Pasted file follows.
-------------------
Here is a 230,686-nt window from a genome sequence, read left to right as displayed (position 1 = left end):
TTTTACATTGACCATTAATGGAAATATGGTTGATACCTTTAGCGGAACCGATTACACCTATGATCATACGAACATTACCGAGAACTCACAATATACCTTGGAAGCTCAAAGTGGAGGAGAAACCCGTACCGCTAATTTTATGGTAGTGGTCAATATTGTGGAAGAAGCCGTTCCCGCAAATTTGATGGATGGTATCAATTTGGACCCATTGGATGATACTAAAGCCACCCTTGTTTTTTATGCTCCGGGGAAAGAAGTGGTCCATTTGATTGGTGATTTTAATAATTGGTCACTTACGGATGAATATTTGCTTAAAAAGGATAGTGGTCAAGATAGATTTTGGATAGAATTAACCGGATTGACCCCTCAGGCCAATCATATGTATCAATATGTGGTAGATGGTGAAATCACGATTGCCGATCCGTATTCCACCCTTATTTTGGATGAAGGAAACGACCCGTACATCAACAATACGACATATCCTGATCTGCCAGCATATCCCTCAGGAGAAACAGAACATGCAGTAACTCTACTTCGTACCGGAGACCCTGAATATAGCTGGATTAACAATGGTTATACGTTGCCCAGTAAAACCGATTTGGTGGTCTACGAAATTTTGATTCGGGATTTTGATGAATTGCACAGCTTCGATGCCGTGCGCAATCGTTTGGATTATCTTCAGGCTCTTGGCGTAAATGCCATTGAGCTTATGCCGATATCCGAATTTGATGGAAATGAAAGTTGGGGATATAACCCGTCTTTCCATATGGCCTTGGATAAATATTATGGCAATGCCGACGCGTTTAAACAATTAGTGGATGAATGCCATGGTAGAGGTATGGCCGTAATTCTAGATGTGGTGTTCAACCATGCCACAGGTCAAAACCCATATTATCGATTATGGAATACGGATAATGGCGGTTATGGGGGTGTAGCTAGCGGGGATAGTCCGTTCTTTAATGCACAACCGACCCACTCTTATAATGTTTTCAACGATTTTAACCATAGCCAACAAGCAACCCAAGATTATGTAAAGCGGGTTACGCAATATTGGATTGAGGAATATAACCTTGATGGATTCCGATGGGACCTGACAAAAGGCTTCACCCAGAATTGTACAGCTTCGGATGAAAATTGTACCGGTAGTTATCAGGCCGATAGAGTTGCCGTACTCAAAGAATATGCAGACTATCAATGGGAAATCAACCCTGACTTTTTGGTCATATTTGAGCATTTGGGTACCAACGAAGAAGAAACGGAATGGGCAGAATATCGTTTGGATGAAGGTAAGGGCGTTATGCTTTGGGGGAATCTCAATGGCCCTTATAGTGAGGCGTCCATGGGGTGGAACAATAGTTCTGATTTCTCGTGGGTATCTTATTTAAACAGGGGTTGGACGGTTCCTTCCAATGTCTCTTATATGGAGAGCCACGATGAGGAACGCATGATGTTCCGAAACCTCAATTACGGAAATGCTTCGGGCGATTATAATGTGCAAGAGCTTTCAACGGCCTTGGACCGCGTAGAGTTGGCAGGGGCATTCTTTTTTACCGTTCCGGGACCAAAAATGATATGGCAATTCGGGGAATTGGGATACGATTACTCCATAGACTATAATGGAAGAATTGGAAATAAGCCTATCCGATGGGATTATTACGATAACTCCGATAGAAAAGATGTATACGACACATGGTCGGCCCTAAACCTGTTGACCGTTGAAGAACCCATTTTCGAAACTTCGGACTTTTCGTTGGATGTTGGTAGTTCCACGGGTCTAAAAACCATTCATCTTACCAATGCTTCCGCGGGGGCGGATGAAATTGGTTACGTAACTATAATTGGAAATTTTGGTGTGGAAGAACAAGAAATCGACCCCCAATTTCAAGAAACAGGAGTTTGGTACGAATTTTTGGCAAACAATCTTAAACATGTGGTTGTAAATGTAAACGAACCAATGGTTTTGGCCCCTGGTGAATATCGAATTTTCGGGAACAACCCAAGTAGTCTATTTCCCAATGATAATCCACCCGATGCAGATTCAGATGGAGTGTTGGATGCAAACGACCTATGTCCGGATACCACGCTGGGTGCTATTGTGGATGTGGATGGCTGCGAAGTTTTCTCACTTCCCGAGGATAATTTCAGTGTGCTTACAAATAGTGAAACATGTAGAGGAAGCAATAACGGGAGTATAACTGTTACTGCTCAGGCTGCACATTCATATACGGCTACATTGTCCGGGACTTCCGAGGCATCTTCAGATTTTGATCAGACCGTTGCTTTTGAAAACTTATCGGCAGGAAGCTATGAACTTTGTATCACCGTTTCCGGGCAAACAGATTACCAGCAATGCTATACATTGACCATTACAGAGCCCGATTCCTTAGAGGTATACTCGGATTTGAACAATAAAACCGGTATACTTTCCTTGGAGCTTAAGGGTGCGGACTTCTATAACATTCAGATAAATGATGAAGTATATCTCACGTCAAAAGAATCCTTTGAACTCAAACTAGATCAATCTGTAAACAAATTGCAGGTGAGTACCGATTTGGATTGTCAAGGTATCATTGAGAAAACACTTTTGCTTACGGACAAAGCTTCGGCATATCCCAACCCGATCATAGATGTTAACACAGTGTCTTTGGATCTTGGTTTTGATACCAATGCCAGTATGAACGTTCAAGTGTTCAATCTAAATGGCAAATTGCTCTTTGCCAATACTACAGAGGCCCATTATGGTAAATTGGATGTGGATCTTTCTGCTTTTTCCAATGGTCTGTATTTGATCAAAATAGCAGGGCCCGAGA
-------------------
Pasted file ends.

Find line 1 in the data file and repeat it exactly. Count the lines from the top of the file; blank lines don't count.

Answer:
Here is a 230,686-nt window from a genome sequence, read left to right as displayed (position 1 = left end):